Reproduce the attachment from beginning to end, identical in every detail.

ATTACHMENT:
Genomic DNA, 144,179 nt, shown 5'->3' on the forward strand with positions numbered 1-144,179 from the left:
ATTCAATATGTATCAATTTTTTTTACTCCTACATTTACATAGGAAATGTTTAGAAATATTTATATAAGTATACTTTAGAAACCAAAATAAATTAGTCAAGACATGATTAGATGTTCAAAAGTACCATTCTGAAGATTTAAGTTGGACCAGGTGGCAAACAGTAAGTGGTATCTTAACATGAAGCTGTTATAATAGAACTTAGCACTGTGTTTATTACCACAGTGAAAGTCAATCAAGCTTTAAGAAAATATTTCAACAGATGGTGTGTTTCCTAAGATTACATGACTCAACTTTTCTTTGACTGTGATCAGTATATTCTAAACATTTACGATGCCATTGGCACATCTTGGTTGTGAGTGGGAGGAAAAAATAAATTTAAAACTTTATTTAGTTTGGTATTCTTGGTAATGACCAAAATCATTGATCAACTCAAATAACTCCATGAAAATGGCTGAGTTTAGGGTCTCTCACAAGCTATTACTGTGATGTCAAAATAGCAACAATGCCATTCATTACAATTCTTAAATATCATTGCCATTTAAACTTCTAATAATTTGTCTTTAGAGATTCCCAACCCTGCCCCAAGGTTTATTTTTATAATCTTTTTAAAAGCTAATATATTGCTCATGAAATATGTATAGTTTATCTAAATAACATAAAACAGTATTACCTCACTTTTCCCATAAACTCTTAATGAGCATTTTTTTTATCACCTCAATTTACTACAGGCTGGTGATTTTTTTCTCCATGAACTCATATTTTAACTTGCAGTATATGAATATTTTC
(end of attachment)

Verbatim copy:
Genomic DNA, 144,179 nt, shown 5'->3' on the forward strand with positions numbered 1-144,179 from the left:
ATTCAATATGTATCAATTTTTTTTACTCCTACATTTACATAGGAAATGTTTAGAAATATTTATATAAGTATACTTTAGAAACCAAAATAAATTAGTCAAGACATGATTAGATGTTCAAAAGTACCATTCTGAAGATTTAAGTTGGACCAGGTGGCAAACAGTAAGTGGTATCTTAACATGAAGCTGTTATAATAGAACTTAGCACTGTGTTTATTACCACAGTGAAAGTCAATCAAGCTTTAAGAAAATATTTCAACAGATGGTGTGTTTCCTAAGATTACATGACTCAACTTTTCTTTGACTGTGATCAGTATATTCTAAACATTTACGATGCCATTGGCACATCTTGGTTGTGAGTGGGAGGAAAAAATAAATTTAAAACTTTATTTAGTTTGGTATTCTTGGTAATGACCAAAATCATTGATCAACTCAAATAACTCCATGAAAATGGCTGAGTTTAGGGTCTCTCACAAGCTATTACTGTGATGTCAAAATAGCAACAATGCCATTCATTACAATTCTTAAATATCATTGCCATTTAAACTTCTAATAATTTGTCTTTAGAGATTCCCAACCCTGCCCCAAGGTTTATTTTTATAATCTTTTTAAAAGCTAATATATTGCTCATGAAATATGTATAGTTTATCTAAATAACATAAAACAGTATTACCTCACTTTTCCCATAAACTCTTAATGAGCATTTTTTTTATCACCTCAATTTACTACAGGCTGGTGATTTTTTTCTCCATGAACTCATATTTTAACTTGCAGTATATGAATATTTTC